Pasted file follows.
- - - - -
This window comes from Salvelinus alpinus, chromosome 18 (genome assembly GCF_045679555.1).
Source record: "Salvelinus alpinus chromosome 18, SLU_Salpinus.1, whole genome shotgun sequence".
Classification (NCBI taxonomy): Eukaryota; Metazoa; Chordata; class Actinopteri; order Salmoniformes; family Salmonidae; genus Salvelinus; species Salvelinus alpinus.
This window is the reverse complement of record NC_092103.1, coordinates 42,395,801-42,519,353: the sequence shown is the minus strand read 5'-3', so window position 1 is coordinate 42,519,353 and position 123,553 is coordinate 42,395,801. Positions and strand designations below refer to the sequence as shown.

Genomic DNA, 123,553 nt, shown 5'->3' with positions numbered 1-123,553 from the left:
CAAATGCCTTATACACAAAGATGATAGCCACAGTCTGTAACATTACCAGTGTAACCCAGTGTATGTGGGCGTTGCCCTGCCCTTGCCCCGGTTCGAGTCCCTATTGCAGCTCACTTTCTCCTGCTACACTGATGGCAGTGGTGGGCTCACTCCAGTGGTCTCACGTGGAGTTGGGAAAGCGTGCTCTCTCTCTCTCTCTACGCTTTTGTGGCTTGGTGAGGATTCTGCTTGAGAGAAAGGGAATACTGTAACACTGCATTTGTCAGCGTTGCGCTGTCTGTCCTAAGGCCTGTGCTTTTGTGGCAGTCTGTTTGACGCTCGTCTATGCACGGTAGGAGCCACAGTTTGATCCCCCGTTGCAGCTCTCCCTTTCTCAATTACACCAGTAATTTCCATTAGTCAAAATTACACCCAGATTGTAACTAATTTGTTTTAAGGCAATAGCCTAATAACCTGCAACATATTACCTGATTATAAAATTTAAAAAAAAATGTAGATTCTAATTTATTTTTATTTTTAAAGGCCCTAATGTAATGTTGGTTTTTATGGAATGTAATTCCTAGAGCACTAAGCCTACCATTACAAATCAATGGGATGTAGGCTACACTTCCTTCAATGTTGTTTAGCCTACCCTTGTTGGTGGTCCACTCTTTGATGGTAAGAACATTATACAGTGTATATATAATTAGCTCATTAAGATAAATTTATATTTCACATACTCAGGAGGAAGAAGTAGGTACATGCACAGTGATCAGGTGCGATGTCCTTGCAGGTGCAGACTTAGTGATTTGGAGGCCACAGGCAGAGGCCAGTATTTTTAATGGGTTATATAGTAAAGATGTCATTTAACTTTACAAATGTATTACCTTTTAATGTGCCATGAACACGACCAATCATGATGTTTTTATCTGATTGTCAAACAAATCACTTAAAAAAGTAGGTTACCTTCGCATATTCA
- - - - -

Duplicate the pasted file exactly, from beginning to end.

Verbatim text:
This window comes from Salvelinus alpinus, chromosome 18 (genome assembly GCF_045679555.1).
Source record: "Salvelinus alpinus chromosome 18, SLU_Salpinus.1, whole genome shotgun sequence".
Classification (NCBI taxonomy): Eukaryota; Metazoa; Chordata; class Actinopteri; order Salmoniformes; family Salmonidae; genus Salvelinus; species Salvelinus alpinus.
This window is the reverse complement of record NC_092103.1, coordinates 42,395,801-42,519,353: the sequence shown is the minus strand read 5'-3', so window position 1 is coordinate 42,519,353 and position 123,553 is coordinate 42,395,801. Positions and strand designations below refer to the sequence as shown.

Genomic DNA, 123,553 nt, shown 5'->3' with positions numbered 1-123,553 from the left:
CAAATGCCTTATACACAAAGATGATAGCCACAGTCTGTAACATTACCAGTGTAACCCAGTGTATGTGGGCGTTGCCCTGCCCTTGCCCCGGTTCGAGTCCCTATTGCAGCTCACTTTCTCCTGCTACACTGATGGCAGTGGTGGGCTCACTCCAGTGGTCTCACGTGGAGTTGGGAAAGCGTGCTCTCTCTCTCTCTCTACGCTTTTGTGGCTTGGTGAGGATTCTGCTTGAGAGAAAGGGAATACTGTAACACTGCATTTGTCAGCGTTGCGCTGTCTGTCCTAAGGCCTGTGCTTTTGTGGCAGTCTGTTTGACGCTCGTCTATGCACGGTAGGAGCCACAGTTTGATCCCCCGTTGCAGCTCTCCCTTTCTCAATTACACCAGTAATTTCCATTAGTCAAAATTACACCCAGATTGTAACTAATTTGTTTTAAGGCAATAGCCTAATAACCTGCAACATATTACCTGATTATAAAATTTAAAAAAAAATGTAGATTCTAATTTATTTTTATTTTTAAAGGCCCTAATGTAATGTTGGTTTTTATGGAATGTAATTCCTAGAGCACTAAGCCTACCATTACAAATCAATGGGATGTAGGCTACACTTCCTTCAATGTTGTTTAGCCTACCCTTGTTGGTGGTCCACTCTTTGATGGTAAGAACATTATACAGTGTATATATAATTAGCTCATTAAGATAAATTTATATTTCACATACTCAGGAGGAAGAAGTAGGTACATGCACAGTGATCAGGTGCGATGTCCTTGCAGGTGCAGACTTAGTGATTTGGAGGCCACAGGCAGAGGCCAGTATTTTTAATGGGTTATATAGTAAAGATGTCATTTAACTTTACAAATGTATTACCTTTTAATGTGCCATGAACACGACCAATCATGATGTTTTTATCTGATTGTCAAACAAATCACTTAAAAAAGTAGGTTACCTTCGCATATTCA